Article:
3. Decentralized: Cassandra does not rely on a global file system, but uses decentralized peer to peer “Gossip”, and so, it has no single point of failure, and introducing new nodes to the cluster is dead simple.
  4. Fault-Tolerant: Cassandra also has built-in multi-master write, replication, rack awareness, and can handle dead nodes gracefully.
  5. Highly Available: Writes and reads offer a tunable ConsistencyLevel, all the way from “writes never fail” to “block for all replicas to be readable,” with the quorum level in the middle.
  6. And, Cassandra has a thriving community and is at production for products like Facebook, Digg, Twitter etc.

Cool. The idea sounds awesome. But wait, before we look into how Lucandra actually implements it, let’s try to find what are the possible ways of implementation. We need to understand the Lucene stack first, and where and how it can be extended?

Lucene Stack

There are 3 elementary components, IndexReader, IndexWriter and Directory. IndexWriter writes reverse indexes of a document with the help of Directory implementation to a disk. IndexReader reads from the indexes using the same Directory.

But, there is a catch. Lucene is not very well designed and its APIs are closed.

  1. Very poor OO design. There are classes, packages but almost no design pattern usage.
  2. Almost no use of interfaces. Query, HitCollector etc. are all subclasses of an abstract class, so:
    1. You’ll have to constantly cast your custom query objects to a Query in order to be able to use your objects in native Lucene calls.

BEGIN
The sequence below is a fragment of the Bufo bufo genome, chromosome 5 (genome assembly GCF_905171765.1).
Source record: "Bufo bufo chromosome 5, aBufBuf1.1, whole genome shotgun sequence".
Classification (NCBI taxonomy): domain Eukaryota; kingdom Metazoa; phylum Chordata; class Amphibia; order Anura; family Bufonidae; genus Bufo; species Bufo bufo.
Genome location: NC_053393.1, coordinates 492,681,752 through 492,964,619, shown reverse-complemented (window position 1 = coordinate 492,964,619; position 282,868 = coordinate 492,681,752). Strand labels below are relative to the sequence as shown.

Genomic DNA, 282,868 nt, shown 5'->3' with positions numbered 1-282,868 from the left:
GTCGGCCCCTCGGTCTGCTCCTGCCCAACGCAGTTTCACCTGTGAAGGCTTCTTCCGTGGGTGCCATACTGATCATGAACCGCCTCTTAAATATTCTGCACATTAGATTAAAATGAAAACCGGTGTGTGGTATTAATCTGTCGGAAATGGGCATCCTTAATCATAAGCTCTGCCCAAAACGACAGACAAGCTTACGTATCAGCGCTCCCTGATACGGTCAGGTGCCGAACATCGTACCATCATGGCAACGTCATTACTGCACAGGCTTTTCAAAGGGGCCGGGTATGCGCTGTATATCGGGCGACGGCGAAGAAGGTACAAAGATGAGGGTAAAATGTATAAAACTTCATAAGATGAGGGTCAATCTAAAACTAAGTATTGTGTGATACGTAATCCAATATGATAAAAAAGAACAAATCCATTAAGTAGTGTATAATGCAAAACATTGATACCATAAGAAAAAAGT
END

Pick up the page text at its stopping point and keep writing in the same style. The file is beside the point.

2. It’s pain to apply AOP and auto-proxying.
  3. Some classes which should have been inner are not, and anonymous classes are used for complex operations where you would typically need to override their behavior.

There are many more. Point is that Lucene is designed in such a way that you will upset your code purity no matter how you do it.

Read more:

Anyhow, to extend Lucene, there are 2 approaches:

  1. Either write a custom Directory implementation, or
  2. write custom IndexReader and IndexWriter classes.

Incorporating Cassandra by writing a custom Directory

This involves extending abstract Directory class. There are many examples like Lucene Jdbc Directory, Berkeley’s DbDirectory etc. for consultation.

Incorporating Cassandra by writing custom IndexReader and IndexWriter

This is a crude approach: writing custom IndexReader and IndexWriter classes. Note again, that native Lucene’s reader/writer classes don’t implement any Interfaces and hence it will be difficult to plug and use our custom reader/writer classes in any existing code. Well, but that’s what you get. Another thing is that, native IndexReader/IndexWriter classes perform a lot of additional logic than just indexing and reading. They use analyzers to analyze the supplied document, calculate terms, term frequencies to name few. We need to make sure that we don’t miss any of these lest Lucene shouldn’t do what we expect it to do.

Lucandra follows this approach. It has written a custom IndexWriter and IndexReader classes. I am going to explore more on it, and come back with what I find there.

Read it here: Lucandra – an inside story!